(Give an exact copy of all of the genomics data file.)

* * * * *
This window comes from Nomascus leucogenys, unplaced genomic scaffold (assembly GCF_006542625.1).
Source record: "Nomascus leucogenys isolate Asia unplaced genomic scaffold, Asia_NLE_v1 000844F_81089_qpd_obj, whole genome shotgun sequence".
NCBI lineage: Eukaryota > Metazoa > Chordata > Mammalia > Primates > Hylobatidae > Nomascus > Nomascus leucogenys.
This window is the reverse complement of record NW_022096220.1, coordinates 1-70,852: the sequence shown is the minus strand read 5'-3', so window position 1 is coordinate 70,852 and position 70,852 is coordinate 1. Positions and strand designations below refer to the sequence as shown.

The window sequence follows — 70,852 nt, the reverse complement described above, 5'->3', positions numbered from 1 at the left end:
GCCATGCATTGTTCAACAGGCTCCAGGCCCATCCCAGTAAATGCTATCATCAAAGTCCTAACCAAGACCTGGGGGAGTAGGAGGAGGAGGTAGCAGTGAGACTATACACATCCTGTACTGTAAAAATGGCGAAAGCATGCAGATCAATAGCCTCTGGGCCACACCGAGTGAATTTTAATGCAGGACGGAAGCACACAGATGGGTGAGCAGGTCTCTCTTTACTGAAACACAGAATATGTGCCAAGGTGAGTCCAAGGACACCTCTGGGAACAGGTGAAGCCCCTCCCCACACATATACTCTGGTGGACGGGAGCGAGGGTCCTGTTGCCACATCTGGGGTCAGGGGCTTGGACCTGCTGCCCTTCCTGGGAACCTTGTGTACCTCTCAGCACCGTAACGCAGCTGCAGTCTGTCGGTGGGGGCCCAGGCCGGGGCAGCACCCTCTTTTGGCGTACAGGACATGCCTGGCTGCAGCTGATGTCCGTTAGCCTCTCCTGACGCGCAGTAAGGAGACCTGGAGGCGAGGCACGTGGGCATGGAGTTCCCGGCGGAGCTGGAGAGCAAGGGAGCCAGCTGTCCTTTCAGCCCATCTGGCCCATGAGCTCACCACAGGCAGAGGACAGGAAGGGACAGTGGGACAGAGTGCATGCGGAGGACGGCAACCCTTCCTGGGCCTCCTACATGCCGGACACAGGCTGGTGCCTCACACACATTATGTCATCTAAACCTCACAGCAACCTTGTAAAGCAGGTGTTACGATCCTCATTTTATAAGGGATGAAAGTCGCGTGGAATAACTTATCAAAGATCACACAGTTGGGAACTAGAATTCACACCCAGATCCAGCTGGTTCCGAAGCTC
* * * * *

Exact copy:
This window comes from Nomascus leucogenys, unplaced genomic scaffold (assembly GCF_006542625.1).
Source record: "Nomascus leucogenys isolate Asia unplaced genomic scaffold, Asia_NLE_v1 000844F_81089_qpd_obj, whole genome shotgun sequence".
NCBI lineage: Eukaryota > Metazoa > Chordata > Mammalia > Primates > Hylobatidae > Nomascus > Nomascus leucogenys.
This window is the reverse complement of record NW_022096220.1, coordinates 1-70,852: the sequence shown is the minus strand read 5'-3', so window position 1 is coordinate 70,852 and position 70,852 is coordinate 1. Positions and strand designations below refer to the sequence as shown.

The window sequence follows — 70,852 nt, the reverse complement described above, 5'->3', positions numbered from 1 at the left end:
GCCATGCATTGTTCAACAGGCTCCAGGCCCATCCCAGTAAATGCTATCATCAAAGTCCTAACCAAGACCTGGGGGAGTAGGAGGAGGAGGTAGCAGTGAGACTATACACATCCTGTACTGTAAAAATGGCGAAAGCATGCAGATCAATAGCCTCTGGGCCACACCGAGTGAATTTTAATGCAGGACGGAAGCACACAGATGGGTGAGCAGGTCTCTCTTTACTGAAACACAGAATATGTGCCAAGGTGAGTCCAAGGACACCTCTGGGAACAGGTGAAGCCCCTCCCCACACATATACTCTGGTGGACGGGAGCGAGGGTCCTGTTGCCACATCTGGGGTCAGGGGCTTGGACCTGCTGCCCTTCCTGGGAACCTTGTGTACCTCTCAGCACCGTAACGCAGCTGCAGTCTGTCGGTGGGGGCCCAGGCCGGGGCAGCACCCTCTTTTGGCGTACAGGACATGCCTGGCTGCAGCTGATGTCCGTTAGCCTCTCCTGACGCGCAGTAAGGAGACCTGGAGGCGAGGCACGTGGGCATGGAGTTCCCGGCGGAGCTGGAGAGCAAGGGAGCCAGCTGTCCTTTCAGCCCATCTGGCCCATGAGCTCACCACAGGCAGAGGACAGGAAGGGACAGTGGGACAGAGTGCATGCGGAGGACGGCAACCCTTCCTGGGCCTCCTACATGCCGGACACAGGCTGGTGCCTCACACACATTATGTCATCTAAACCTCACAGCAACCTTGTAAAGCAGGTGTTACGATCCTCATTTTATAAGGGATGAAAGTCGCGTGGAATAACTTATCAAAGATCACACAGTTGGGAACTAGAATTCACACCCAGATCCAGCTGGTTCCGAAGCTC